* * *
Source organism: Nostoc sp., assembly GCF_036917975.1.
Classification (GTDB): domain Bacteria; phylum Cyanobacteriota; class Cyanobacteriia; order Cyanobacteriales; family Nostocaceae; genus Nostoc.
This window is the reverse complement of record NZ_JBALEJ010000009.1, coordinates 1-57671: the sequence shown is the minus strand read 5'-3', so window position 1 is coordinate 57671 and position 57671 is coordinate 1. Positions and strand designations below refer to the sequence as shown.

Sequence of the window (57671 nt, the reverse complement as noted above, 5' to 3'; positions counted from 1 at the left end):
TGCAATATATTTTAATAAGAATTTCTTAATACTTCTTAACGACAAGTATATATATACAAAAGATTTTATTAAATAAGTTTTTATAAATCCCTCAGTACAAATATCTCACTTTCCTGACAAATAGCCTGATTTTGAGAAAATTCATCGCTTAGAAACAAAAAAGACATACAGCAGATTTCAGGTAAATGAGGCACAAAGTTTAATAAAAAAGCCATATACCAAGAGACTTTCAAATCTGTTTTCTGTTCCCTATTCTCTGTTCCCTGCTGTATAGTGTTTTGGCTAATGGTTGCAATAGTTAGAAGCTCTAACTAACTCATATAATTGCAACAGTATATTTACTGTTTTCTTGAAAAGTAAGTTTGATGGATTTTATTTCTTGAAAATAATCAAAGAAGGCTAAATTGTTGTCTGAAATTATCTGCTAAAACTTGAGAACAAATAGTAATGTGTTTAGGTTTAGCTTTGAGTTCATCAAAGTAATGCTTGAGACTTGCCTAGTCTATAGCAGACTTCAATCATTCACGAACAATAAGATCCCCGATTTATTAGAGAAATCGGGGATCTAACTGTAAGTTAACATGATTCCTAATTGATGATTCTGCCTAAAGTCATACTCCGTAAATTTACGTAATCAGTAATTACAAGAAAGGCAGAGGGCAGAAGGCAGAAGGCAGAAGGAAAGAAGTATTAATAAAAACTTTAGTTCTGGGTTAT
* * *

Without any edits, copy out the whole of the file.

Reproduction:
Source organism: Nostoc sp., assembly GCF_036917975.1.
Classification (GTDB): domain Bacteria; phylum Cyanobacteriota; class Cyanobacteriia; order Cyanobacteriales; family Nostocaceae; genus Nostoc.
This window is the reverse complement of record NZ_JBALEJ010000009.1, coordinates 1-57671: the sequence shown is the minus strand read 5'-3', so window position 1 is coordinate 57671 and position 57671 is coordinate 1. Positions and strand designations below refer to the sequence as shown.

Sequence of the window (57671 nt, the reverse complement as noted above, 5' to 3'; positions counted from 1 at the left end):
TGCAATATATTTTAATAAGAATTTCTTAATACTTCTTAACGACAAGTATATATATACAAAAGATTTTATTAAATAAGTTTTTATAAATCCCTCAGTACAAATATCTCACTTTCCTGACAAATAGCCTGATTTTGAGAAAATTCATCGCTTAGAAACAAAAAAGACATACAGCAGATTTCAGGTAAATGAGGCACAAAGTTTAATAAAAAAGCCATATACCAAGAGACTTTCAAATCTGTTTTCTGTTCCCTATTCTCTGTTCCCTGCTGTATAGTGTTTTGGCTAATGGTTGCAATAGTTAGAAGCTCTAACTAACTCATATAATTGCAACAGTATATTTACTGTTTTCTTGAAAAGTAAGTTTGATGGATTTTATTTCTTGAAAATAATCAAAGAAGGCTAAATTGTTGTCTGAAATTATCTGCTAAAACTTGAGAACAAATAGTAATGTGTTTAGGTTTAGCTTTGAGTTCATCAAAGTAATGCTTGAGACTTGCCTAGTCTATAGCAGACTTCAATCATTCACGAACAATAAGATCCCCGATTTATTAGAGAAATCGGGGATCTAACTGTAAGTTAACATGATTCCTAATTGATGATTCTGCCTAAAGTCATACTCCGTAAATTTACGTAATCAGTAATTACAAGAAAGGCAGAGGGCAGAAGGCAGAAGGCAGAAGGAAAGAAGTATTAATAAAAACTTTAGTTCTGGGTTAT